The Iraqi Army was a formidable force. The Iraqis had billions of dollars’ worth of Russian and Western equipment. They also had a large cadre of experienced NCOs and officers which made them highly competent (Dunnigan and Bay 76). The Gulf War was a general war for Iraq. The Iraqis employed all of their resources to win and faced the possibility of total destruction.

The Iraqis marched on Kuwait using a direct military strategy. They built defensive positions and engaged in a head-on battle with the Kuwaitis. They also launched a direct airborne assault against Kuwait and moved to secure the Saudi border. These actions support the continental theory which says that victory can be achieved by destroying the enemy’s armed forces and then physically occupying their land.

The Iraqis were always on the defensive. They improved their defensive positions and fortified the area with fire trenches, minefields and other obstructions. These defensive strategies were designed to conquer Kuwait and improve Iraq’s ability to counterattack. Iraq used a direct strategy throughout the war. The Iraq-Iran War had left them well equipped and experienced. They expected to use fortification and deception skills to defeat the enemy.

The Iraqi forces were fierce on paper. The Army was the fifth largest in the world, with some 950,000 personnel, 5,500 main battle tanks, 10,000 other armored vehicles, and nearly 4,000 artillery pieces. The Air Force of 40,000 personnel had 689 combat aircraft. The Army and Air Force had extensive combat experience from the 1980-88 Iraq-Iran War, including large-scale use of chemical weapons. Iraq was also developing biological weapons. Iraq also was capable of delivering chemical and biological weapons. Iraq intended to use its forces to clearly demonstrate a show of force.

Assured destruction is when an aggressor can inflict unacceptable damage on a foe, even after absorbing a first attack. Iraq would use chemical and biological weapons even after the allies had made the first strike offensive. The Iraqis used the assured destruction strategy as an defensive tactic.
The Iraqis used the second strike strategic concept as a deterrent to show the U.S. that it maintained the ability to fight back. The strategy was to dig, fortify Kuwait and create a huge “hedgehog” defensive position. Iraq used its elite Republican Guard for the forward defense. These dug-in forces and complementing minefields, tank traps, fire trenches and other trench and bunker warfare were supposed to frighten the Allies. This was a psychological strategy that was designed to convince the coalition that attacking Iraqi forces would lead to heavy casualties among allied troops. The Iraqis’ objective was to show force throughout the Gulf War. Their strategy was a direct, head-on tactic. The threat of chemical warfare was consistently used as a psychological deterrent.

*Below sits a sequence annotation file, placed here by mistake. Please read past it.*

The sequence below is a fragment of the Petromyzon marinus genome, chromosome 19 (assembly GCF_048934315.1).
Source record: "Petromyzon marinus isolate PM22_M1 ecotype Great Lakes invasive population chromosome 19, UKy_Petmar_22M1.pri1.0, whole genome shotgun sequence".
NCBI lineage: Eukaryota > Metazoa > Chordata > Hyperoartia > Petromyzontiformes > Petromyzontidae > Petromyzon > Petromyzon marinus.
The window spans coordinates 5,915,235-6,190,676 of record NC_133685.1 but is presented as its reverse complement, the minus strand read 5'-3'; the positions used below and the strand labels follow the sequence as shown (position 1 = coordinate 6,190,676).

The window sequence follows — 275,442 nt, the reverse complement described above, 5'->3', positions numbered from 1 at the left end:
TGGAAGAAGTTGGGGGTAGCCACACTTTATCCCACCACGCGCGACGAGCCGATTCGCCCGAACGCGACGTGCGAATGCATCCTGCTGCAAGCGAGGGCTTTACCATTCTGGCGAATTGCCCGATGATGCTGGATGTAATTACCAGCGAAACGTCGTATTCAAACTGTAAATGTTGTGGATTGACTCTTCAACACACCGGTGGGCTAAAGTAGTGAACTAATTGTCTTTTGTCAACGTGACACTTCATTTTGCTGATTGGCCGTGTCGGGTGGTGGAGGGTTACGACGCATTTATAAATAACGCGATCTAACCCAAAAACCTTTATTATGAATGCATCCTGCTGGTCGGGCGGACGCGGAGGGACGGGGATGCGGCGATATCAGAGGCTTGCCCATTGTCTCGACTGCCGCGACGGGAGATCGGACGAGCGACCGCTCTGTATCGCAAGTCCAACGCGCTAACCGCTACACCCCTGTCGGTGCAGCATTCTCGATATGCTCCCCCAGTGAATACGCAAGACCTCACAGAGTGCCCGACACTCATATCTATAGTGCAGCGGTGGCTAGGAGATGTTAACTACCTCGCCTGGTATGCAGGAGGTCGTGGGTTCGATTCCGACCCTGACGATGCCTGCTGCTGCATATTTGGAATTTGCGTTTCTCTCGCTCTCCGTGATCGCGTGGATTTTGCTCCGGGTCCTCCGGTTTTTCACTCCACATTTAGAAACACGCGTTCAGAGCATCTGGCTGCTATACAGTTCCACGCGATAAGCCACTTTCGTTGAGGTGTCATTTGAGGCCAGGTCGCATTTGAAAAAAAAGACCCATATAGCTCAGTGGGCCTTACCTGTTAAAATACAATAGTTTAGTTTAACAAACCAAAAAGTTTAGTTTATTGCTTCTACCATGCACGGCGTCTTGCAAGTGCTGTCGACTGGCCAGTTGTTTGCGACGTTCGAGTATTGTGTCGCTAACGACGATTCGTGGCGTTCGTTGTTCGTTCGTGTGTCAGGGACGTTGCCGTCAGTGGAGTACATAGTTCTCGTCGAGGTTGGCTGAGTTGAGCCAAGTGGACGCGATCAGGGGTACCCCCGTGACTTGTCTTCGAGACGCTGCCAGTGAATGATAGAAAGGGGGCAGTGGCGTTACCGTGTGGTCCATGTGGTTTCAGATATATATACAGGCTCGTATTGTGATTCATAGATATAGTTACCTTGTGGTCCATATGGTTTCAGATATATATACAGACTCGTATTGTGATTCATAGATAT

During the Gulf crisis, the U.S. moved quickly and decisively to strike down an enemy that would deprive it of its supply of oil and threaten its national security. The war was a personal crusade for President Bush. It was a black and white struggle between good and evil; an opportunity “to stand up for what’s right and condemn what’s wrong (Smith 1).” Aggression had to be punished.


Bennis, Phyllis and Michael Moushabeck. Beyond the Storm. New York:
Olive Branch Press, 1991.

Cordessman, Anthony H. The Gulf and the West Strategic Relations and
Military Relations. Colorado: Westview Press, 1992.

Dunnigan, James F. and Austin Bay. From Shield to Storm, 1st ed. New
York: William Morrow and Company, 1992.

Sergeants Major Academy, U.S. U.S. Military Strategy. Fort Bliss,
Texas: 1997.

Smith, Jean Edward. George Bush’s War. New York: Henry Holt and
Company, 1992.

“The Gulf War.” Encyclopedia Britannica, Inc. (1992), 231-232.